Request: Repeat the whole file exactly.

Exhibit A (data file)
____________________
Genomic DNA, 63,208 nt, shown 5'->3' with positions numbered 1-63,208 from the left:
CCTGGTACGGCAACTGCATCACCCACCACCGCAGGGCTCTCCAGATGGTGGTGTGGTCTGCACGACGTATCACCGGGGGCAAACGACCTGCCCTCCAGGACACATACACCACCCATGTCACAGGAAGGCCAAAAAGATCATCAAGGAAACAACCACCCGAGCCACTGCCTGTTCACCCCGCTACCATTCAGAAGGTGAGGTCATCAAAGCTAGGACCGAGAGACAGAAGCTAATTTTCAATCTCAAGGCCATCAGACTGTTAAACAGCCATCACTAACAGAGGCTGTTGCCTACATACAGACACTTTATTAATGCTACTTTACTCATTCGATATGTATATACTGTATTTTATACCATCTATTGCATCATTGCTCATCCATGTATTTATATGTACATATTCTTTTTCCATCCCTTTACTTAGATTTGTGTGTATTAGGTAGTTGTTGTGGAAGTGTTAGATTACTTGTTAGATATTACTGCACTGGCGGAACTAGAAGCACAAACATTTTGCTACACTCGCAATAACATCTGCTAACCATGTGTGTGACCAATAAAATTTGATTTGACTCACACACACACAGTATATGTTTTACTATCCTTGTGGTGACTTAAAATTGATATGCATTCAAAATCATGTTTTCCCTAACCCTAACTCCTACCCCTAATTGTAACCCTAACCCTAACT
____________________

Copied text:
Genomic DNA, 63,208 nt, shown 5'->3' with positions numbered 1-63,208 from the left:
CCTGGTACGGCAACTGCATCACCCACCACCGCAGGGCTCTCCAGATGGTGGTGTGGTCTGCACGACGTATCACCGGGGGCAAACGACCTGCCCTCCAGGACACATACACCACCCATGTCACAGGAAGGCCAAAAAGATCATCAAGGAAACAACCACCCGAGCCACTGCCTGTTCACCCCGCTACCATTCAGAAGGTGAGGTCATCAAAGCTAGGACCGAGAGACAGAAGCTAATTTTCAATCTCAAGGCCATCAGACTGTTAAACAGCCATCACTAACAGAGGCTGTTGCCTACATACAGACACTTTATTAATGCTACTTTACTCATTCGATATGTATATACTGTATTTTATACCATCTATTGCATCATTGCTCATCCATGTATTTATATGTACATATTCTTTTTCCATCCCTTTACTTAGATTTGTGTGTATTAGGTAGTTGTTGTGGAAGTGTTAGATTACTTGTTAGATATTACTGCACTGGCGGAACTAGAAGCACAAACATTTTGCTACACTCGCAATAACATCTGCTAACCATGTGTGTGACCAATAAAATTTGATTTGACTCACACACACACAGTATATGTTTTACTATCCTTGTGGTGACTTAAAATTGATATGCATTCAAAATCATGTTTTCCCTAACCCTAACTCCTACCCCTAATTGTAACCCTAACCCTAACT